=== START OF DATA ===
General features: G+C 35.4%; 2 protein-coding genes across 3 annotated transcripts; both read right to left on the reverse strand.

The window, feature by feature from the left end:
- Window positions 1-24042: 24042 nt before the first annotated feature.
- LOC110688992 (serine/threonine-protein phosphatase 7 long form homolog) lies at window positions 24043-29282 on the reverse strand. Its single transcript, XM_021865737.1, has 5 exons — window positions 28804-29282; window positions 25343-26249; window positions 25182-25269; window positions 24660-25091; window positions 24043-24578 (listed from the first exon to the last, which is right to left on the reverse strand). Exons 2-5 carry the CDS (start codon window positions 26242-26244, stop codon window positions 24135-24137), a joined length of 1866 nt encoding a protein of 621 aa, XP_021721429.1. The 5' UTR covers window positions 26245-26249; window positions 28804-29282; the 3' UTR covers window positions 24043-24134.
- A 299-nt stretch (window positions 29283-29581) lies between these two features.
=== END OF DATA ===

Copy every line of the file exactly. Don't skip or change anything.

General features: G+C 35.4%; 2 protein-coding genes across 3 annotated transcripts; both read right to left on the reverse strand.

The window, feature by feature from the left end:
- Window positions 1-24042: 24042 nt before the first annotated feature.
- LOC110688992 (serine/threonine-protein phosphatase 7 long form homolog) lies at window positions 24043-29282 on the reverse strand. Its single transcript, XM_021865737.1, has 5 exons — window positions 28804-29282; window positions 25343-26249; window positions 25182-25269; window positions 24660-25091; window positions 24043-24578 (listed from the first exon to the last, which is right to left on the reverse strand). Exons 2-5 carry the CDS (start codon window positions 26242-26244, stop codon window positions 24135-24137), a joined length of 1866 nt encoding a protein of 621 aa, XP_021721429.1. The 5' UTR covers window positions 26245-26249; window positions 28804-29282; the 3' UTR covers window positions 24043-24134.
- A 299-nt stretch (window positions 29283-29581) lies between these two features.